Are cars with salvage titles eligible to be shared on Getaround?

Per our eligibility requirements, cars that have been issued a salvage title are not eligible to be shared on Getaround.

How can I avoid purchasing a vehicle with a branded title?

Part of every host’s process, when considering a purchase, should be to request a full vehicle history report from CARFAX. It’s a great resource for learning about a vehicle’s entire history, including any branded title assignments. Knowing about branded titles as soon as possible can avoid the cost and headache of having a vehicle delisted or worse — putting a guest in harm’s way by sharing an unsafe car.

One more thing to be mindful of is title washing. This is when a seller knowingly lists a vehicle with a branded title for sale in a state where the title designation did not occur and may not be recognized. Requesting a Vehicle History Report is a great way to avoid this, as these reports give you a complete and detailed history of the vehicle, accessing databases and lists from every state, not just the one in which you’re making the purchase.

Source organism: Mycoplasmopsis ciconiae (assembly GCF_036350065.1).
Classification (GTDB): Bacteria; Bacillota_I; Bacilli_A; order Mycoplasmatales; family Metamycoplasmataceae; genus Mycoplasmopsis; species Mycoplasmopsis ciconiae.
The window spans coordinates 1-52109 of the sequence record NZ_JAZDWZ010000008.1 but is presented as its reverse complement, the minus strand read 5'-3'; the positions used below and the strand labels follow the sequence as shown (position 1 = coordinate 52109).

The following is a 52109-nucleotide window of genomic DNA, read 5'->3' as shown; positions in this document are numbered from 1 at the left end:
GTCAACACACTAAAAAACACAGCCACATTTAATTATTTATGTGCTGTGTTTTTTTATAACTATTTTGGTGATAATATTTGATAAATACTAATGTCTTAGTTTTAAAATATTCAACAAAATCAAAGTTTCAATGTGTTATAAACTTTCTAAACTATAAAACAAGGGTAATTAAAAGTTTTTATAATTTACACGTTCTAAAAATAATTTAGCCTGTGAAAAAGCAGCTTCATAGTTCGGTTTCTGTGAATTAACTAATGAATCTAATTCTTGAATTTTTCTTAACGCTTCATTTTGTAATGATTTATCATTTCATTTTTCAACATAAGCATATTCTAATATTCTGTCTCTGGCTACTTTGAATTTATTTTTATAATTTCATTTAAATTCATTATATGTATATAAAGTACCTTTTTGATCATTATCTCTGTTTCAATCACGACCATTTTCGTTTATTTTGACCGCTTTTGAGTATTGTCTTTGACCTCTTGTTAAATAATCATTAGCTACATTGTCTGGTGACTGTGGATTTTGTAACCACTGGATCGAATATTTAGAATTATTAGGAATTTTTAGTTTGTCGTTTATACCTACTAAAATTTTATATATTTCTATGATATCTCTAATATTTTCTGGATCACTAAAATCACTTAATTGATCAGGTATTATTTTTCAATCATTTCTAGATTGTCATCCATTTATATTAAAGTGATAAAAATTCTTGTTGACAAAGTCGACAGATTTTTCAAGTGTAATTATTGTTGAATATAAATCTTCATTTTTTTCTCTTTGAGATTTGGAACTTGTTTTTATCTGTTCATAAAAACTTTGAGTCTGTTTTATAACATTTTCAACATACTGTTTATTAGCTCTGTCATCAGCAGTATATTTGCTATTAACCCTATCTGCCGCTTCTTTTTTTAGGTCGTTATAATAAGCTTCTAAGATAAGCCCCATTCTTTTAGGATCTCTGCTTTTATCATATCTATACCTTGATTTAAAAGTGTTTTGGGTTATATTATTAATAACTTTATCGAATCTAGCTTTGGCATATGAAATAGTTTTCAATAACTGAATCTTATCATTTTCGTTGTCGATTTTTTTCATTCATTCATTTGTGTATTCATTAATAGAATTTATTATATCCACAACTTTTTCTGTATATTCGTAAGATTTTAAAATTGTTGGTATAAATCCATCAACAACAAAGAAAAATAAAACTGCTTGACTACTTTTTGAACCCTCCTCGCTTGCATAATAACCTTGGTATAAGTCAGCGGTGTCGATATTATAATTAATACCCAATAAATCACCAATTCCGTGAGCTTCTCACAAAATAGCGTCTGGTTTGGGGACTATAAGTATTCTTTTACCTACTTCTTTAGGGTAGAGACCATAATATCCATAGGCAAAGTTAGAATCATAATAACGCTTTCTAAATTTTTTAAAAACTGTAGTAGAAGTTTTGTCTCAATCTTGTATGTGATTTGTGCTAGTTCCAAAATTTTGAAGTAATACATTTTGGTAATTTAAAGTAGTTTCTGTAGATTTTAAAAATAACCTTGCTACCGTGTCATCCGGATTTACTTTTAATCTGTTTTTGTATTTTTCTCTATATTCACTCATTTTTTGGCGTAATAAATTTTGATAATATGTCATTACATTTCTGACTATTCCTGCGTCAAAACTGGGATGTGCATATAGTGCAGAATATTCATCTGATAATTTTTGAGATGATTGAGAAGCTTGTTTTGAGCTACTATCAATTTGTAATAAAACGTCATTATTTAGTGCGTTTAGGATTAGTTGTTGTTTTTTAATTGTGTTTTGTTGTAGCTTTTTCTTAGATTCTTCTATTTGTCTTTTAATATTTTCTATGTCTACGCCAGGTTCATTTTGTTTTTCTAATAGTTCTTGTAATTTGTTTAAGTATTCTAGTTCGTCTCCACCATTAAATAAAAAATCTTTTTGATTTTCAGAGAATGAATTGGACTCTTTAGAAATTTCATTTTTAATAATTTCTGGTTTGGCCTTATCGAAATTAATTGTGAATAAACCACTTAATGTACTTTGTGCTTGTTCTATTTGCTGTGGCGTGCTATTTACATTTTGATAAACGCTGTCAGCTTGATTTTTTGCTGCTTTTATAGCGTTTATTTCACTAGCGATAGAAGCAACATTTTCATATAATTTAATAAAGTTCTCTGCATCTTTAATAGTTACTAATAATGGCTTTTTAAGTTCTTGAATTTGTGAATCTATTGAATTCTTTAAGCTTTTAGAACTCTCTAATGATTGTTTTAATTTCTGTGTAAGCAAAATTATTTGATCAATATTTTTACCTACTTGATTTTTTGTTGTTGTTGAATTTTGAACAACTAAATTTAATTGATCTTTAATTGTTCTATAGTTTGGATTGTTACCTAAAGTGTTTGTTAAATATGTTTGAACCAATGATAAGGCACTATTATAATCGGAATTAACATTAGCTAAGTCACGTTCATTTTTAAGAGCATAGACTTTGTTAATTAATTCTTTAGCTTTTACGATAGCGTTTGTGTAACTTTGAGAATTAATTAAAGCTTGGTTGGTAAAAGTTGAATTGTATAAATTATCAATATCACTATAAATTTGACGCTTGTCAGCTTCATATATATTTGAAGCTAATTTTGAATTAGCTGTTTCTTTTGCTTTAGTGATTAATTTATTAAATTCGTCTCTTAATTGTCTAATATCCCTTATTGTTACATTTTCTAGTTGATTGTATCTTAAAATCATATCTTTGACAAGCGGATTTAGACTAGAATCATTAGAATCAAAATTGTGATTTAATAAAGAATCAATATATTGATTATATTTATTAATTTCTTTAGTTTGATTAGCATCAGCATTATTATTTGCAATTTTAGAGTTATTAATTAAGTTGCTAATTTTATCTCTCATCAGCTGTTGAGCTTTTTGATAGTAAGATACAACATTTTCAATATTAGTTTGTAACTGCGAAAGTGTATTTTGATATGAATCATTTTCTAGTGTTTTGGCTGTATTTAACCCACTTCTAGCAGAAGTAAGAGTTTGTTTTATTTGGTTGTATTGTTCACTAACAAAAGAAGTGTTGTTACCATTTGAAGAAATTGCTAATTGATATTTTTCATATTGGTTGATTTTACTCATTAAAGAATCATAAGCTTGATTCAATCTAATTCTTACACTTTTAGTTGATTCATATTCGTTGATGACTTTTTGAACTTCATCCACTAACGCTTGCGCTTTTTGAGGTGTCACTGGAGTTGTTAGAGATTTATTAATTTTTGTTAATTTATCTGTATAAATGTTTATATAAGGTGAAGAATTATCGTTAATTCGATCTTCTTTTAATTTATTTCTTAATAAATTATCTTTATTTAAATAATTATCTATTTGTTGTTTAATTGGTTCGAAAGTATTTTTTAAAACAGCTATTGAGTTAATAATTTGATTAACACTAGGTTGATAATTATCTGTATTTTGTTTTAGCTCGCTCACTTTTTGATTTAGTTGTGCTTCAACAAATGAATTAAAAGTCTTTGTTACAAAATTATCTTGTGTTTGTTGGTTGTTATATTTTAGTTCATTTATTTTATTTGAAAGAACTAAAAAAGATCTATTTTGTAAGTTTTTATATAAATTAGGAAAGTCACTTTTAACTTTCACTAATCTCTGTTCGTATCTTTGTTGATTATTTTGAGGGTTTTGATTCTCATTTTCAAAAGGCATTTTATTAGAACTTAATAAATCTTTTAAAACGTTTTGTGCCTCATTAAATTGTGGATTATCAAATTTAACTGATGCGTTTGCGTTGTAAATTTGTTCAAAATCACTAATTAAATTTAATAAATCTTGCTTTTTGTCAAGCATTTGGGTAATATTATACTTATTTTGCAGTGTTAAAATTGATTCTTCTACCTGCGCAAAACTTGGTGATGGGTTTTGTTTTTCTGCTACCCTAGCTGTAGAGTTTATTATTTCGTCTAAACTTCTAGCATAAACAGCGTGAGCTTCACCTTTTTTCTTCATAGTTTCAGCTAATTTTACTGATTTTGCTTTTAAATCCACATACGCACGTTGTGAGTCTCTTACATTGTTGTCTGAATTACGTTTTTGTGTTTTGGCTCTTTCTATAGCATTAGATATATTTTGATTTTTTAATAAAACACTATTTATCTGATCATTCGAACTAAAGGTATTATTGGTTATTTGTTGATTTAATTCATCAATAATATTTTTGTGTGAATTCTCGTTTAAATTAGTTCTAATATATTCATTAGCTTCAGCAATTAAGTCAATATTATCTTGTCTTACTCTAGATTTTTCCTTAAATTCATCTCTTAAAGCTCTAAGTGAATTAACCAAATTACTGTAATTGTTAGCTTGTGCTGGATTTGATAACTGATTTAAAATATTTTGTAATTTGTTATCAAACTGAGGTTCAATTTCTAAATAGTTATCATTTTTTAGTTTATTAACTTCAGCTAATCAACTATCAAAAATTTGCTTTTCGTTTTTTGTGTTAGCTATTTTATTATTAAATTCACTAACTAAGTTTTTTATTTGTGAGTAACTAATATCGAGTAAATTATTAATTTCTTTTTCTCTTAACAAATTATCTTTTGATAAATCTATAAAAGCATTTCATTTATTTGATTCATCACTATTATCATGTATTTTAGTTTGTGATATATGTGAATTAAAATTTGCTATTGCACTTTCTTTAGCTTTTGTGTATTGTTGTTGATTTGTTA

Hosts should also be in the habit of regularly running reports for any cars you own that you’re planning to share on Getaround, to avoid any unpleasant surprises. Vehicle owners that think there is an error on a Vehicle History Report can request a correction directly from CARFAX.

Now that you know more about branded titles, Getaround is counting on you to help us continue to facilitate a safe, reliable and trusted carsharing marketplace for our guests. Being informed about a vehicle’s full history saves you time and money, and puts everyone’s safety at the forefront.

If you’re not a host yet, sign up today, and start earning money with your car.  

Already a host, but want to add another car? Reach out to our Happiness Team or your Account Manager to schedule new vehicle onboarding.